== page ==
Trout are usually found in cool (50–60 °F or 10–16 °C), clear streams and lakes, although many of the species have anadromous strains as well. Young trout are referred to as troutlet, troutling or fry. They are distributed naturally throughout North America, northern Asia and Europe. Several species of trout were introduced to Australia and New Zealand by amateur fishing enthusiasts in the 19th century, effectively displacing and endangering several upland native fish species. The introduced species included brown trout from England and rainbow trout from California. The rainbow trout were a steelhead strain, generally accepted as coming from Sonoma Creek. The rainbow trout of New Zealand still show the steelhead tendency to run up rivers in winter to spawn.[3]

In Australia the rainbow trout was introduced in 1894 from New Zealand and is an extremely popular gamefish in recreational angling.[4] Despite severely impacting the distribution and abundance of native Australian fish, such as the Climbing galaxias, millions of rainbow and other trout species are released annually from government and private hatcheries.[4]

The closest resemblance of seema trout and other trout family can be found in the Himalayan Region of India, Nepal, Bhutan, Pakistan and in Tian Shan mountains of Kyrgyzstan.

Diet[edit]

Golden trout, Oncorhynchus aguabonita

Trout generally feed on other fish, and soft bodied aquatic invertebrates, such as flies, mayflies, caddisflies, stoneflies, mollusks and dragonflies. In lakes, various species of zooplankton often form a large part of the diet. In general, trout longer than about 300 millimetres (12 in) prey almost exclusively on fish, where they are available. Adult trout will devour smaller fish up to 1/3 their length. Trout may feed on shrimp, mealworms, bloodworms[disambiguation needed], insects, small animal parts, and eel.

As of 2014, an enzymatic process can be used to make a high-protein fish feed from barley, which is suitable for trout and carnivorous fish such as salmon.[5]

As food[edit]

Trout fillet.

As a group, trout are somewhat bony, but the flesh is generally considered to be tasty. The flavor of the flesh is heavily influenced by the diet of the fish. For example, trout that have been feeding on crustaceans tend to be more flavorful than those feeding primarily on insect life. Additionally, they provide a good fight when caught with a hook and line, and are sought after recreationally. Because of their popularity, trout are often raised on fish farms and planted into heavily fished waters, in an effort to mask the effects of overfishing. Farmed trout and char are also sold commercially as food fish. Trout is sometimes prepared by smoking.[6]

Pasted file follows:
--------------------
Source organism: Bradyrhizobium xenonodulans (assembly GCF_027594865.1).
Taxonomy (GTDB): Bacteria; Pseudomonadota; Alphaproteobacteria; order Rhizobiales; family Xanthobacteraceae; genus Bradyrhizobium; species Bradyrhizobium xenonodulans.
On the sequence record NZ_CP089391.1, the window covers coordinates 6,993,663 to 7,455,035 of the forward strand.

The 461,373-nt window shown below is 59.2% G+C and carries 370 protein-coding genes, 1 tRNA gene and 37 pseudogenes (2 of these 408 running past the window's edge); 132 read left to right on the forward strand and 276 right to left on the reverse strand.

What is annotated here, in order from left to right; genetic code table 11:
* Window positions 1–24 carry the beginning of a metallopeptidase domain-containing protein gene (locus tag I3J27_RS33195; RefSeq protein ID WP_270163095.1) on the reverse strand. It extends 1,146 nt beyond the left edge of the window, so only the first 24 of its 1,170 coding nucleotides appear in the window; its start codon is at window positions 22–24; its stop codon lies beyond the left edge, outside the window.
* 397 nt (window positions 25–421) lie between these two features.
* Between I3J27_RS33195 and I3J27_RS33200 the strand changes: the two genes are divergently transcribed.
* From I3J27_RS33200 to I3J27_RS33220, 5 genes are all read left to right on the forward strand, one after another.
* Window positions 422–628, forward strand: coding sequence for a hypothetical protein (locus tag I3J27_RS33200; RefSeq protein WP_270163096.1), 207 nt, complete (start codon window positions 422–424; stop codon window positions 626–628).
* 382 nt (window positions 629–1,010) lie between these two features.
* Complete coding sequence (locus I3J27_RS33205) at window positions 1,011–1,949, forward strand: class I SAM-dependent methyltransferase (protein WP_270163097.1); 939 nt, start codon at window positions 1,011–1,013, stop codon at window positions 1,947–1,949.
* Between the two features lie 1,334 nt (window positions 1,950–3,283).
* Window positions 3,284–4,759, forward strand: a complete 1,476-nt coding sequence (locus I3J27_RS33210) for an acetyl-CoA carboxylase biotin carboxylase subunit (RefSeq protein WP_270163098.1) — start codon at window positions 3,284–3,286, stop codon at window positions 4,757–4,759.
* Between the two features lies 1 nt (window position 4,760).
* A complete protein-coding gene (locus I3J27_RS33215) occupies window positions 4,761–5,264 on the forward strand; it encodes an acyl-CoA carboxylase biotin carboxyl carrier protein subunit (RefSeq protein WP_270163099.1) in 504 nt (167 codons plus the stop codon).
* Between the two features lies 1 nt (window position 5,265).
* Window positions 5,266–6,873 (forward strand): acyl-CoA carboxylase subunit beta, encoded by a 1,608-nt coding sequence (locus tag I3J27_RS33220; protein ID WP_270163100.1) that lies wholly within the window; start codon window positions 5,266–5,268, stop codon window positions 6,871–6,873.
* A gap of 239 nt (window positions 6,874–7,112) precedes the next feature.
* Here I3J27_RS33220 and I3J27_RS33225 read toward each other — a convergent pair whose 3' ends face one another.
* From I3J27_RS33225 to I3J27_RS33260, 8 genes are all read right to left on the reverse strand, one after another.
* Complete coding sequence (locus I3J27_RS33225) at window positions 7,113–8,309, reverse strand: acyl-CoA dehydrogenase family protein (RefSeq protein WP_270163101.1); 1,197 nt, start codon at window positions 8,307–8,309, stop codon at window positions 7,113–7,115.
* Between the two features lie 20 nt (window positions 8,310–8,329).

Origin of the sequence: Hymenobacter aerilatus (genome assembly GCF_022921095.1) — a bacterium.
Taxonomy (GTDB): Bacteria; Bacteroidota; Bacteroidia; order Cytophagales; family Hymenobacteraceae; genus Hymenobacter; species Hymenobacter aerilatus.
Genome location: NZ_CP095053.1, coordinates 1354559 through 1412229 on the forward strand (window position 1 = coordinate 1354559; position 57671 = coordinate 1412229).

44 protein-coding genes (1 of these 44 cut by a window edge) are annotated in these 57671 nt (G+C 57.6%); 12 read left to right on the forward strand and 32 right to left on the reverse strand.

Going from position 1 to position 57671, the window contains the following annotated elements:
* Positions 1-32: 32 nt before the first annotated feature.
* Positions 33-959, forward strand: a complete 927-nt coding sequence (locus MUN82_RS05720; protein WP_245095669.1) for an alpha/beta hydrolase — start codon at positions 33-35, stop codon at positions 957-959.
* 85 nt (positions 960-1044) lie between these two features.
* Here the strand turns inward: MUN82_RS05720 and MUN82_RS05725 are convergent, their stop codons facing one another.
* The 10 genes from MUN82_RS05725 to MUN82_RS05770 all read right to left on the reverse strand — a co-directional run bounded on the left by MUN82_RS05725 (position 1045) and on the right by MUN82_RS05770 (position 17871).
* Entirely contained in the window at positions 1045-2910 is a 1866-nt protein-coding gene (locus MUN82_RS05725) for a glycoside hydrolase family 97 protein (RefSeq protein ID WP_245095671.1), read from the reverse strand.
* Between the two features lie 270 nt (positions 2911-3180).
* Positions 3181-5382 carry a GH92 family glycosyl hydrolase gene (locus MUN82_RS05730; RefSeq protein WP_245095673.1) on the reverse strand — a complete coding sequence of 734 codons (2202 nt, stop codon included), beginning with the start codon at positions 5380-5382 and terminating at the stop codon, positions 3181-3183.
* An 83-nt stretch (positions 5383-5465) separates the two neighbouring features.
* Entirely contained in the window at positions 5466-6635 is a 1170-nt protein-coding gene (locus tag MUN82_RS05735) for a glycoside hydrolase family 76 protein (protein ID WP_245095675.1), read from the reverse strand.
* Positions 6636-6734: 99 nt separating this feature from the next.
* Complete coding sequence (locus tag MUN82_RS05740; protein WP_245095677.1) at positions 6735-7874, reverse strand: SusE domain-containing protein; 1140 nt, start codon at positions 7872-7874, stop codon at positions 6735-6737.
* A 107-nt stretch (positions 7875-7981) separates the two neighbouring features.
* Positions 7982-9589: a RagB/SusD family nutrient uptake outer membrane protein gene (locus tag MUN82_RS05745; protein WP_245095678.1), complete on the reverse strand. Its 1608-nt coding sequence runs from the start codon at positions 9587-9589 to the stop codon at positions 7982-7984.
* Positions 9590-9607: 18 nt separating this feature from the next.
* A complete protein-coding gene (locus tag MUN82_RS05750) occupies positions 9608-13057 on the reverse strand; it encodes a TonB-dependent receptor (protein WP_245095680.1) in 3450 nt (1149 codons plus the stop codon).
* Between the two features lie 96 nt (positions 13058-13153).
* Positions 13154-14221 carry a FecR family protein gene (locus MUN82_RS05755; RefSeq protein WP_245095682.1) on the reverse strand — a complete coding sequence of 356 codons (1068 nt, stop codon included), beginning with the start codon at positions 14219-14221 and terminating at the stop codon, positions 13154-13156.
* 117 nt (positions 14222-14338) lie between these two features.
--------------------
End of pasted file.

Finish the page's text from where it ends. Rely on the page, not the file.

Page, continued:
According to the British Nutrition Foundation, trout contain one of the lowest amounts of dioxins (a type of environmental contaminant) of all oily fishes.

1 fillet of trout (79 g) contains:[7]

River fishing[edit]

While trout can be caught with a normal rod and reel, fly fishing is a distinctive method developed primarily for trout, and now extended to other species. Understanding how moving water shapes the stream channel makes it easier to find trout. In most streams, the current creates a riffle-run-pool pattern that repeats itself over and over. A deep pool may hold a big brown trout, but rainbows and smaller browns are likely found in runs. Riffles are where you will find small trout, called troutlet, during the day and larger trout crowding in during morning and evening feeding periods.

Fishing bait[edit]

See also[edit]

References[edit]

  1. ^ "What are oily fish?". Food Standards Agency. 2004-06-23. 
  2. ^ Froese, R. and D. Pauly. Editors. 2011.FishBase. World Wide Web electronic publication. www.fishbase.org, ( 02/2014 )
  3. ^ Peter Landergren, Spawning of anadromous rainbow trout, Oncorhynchus mykiss (Walbaum): a threat to sea trout, Salmo trutta L., populations?, Fisheries Research 40(1), 1999, pp. 55–63.
  4. ^ a b Gomon, Martin; Bray, Dianne. "Rainbow Trout, Oncorhynchus mykiss". Fishes of Australia. Retrieved 30 August 2014. 
  5. ^ Avant, Sandra (2014-07-14). "Process Turns Barley into High-protein Fish Food". USDA Agricultural Research Service. Retrieved 2014-09-09. 
  6. ^ Trout - S. G. B. Tennant, Jr., Arie De Zanger. p. 27.
  7. ^ "Search the USDA National Nutrient Database for Standard Reference". Nal.usda.gov. Retrieved 2011-12-26. 
  8. ^ Troutlet.com: How to Read a River when Trout Fishing

External links[edit]